On the jobs and livelihoods front, more than half of the firms (54%) foresee job losses in their respective sectors after the lockdown ends. A major share of respondents (45%) expect 15% to 30% cut in jobs. However, allaying some concerns, nearly two-thirds of the respondents reported that they have not experienced a salary/ wage cut in their firms so far. Among those who have witnessed a wage cut, the duration of the same is ‘Undecided’ for a majority.

Taking cognizance of the deteriorating industry expectations, Mr Chandrajit Banerjee, Director General, CII said “While the lockdown was necessary to mitigate the impact coronavirus on the population, its has had dire implications for economic activity. At this hour, the industry awaits a stimulus package for economic revival and livelihood sustenance besides calibrated exit from lockdown.”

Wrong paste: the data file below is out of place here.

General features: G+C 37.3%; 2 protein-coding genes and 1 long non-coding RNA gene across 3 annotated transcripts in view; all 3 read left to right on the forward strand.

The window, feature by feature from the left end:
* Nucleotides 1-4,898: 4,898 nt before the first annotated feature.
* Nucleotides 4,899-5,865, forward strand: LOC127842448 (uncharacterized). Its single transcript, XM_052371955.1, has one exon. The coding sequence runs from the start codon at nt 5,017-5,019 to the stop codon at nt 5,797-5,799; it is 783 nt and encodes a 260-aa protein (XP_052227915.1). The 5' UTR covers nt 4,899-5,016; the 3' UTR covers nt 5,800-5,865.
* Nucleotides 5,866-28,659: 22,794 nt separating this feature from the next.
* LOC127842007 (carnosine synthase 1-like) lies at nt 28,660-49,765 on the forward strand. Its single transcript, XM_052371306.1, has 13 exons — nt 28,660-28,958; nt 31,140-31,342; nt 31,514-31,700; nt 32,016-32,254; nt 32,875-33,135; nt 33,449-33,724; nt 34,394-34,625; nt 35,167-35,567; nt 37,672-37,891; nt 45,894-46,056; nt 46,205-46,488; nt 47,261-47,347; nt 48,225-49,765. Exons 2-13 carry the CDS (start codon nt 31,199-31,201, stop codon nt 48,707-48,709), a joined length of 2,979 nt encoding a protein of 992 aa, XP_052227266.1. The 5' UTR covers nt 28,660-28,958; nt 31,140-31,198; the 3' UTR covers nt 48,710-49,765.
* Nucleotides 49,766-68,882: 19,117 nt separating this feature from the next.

Allow Greater Industrial Activities in Major Economic Districts: CII

The Confederation of Indian Industry (CII) called for economic contribution of districts to be taken into consideration while classifying Lockdown Zones. Districts with high economic activity should resume all industrial and business operations, including in Containment Zones with highest safety protocols, said CII in its report ‘A Strategy Note on Resumption of Economic Activities in Industrial Areas’ submitted to the Government. The submission follows the notification issued on 1 May by the Government on graded exit from the Covid-19 related lockdown.

“The third phase of lockdown necessitates a focused strategy to minimize economic contraction due to Covid-19, without compromising on efforts to control the contagion. Prioritizing districts with heavy presence of economic and industrial activities with continued operations accompanied by strictest precautions can help enterprises to remain financially sustainable while averting job losses,” stated Mr Chandrajit Banerjee, Director General, CII.